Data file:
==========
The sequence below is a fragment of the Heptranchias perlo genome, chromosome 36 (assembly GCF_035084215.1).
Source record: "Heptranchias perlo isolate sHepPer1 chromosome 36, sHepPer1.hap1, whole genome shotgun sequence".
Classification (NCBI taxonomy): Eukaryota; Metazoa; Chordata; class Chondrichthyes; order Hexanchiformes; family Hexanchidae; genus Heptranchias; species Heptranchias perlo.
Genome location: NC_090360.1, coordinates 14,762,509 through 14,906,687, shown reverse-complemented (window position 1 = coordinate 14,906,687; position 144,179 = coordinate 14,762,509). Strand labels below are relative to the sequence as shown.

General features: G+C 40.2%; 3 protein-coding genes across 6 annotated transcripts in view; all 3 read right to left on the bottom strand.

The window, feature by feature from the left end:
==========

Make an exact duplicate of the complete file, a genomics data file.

The sequence below is a fragment of the Heptranchias perlo genome, chromosome 36 (assembly GCF_035084215.1).
Source record: "Heptranchias perlo isolate sHepPer1 chromosome 36, sHepPer1.hap1, whole genome shotgun sequence".
Classification (NCBI taxonomy): Eukaryota; Metazoa; Chordata; class Chondrichthyes; order Hexanchiformes; family Hexanchidae; genus Heptranchias; species Heptranchias perlo.
Genome location: NC_090360.1, coordinates 14,762,509 through 14,906,687, shown reverse-complemented (window position 1 = coordinate 14,906,687; position 144,179 = coordinate 14,762,509). Strand labels below are relative to the sequence as shown.

General features: G+C 40.2%; 3 protein-coding genes across 6 annotated transcripts in view; all 3 read right to left on the bottom strand.

The window, feature by feature from the left end: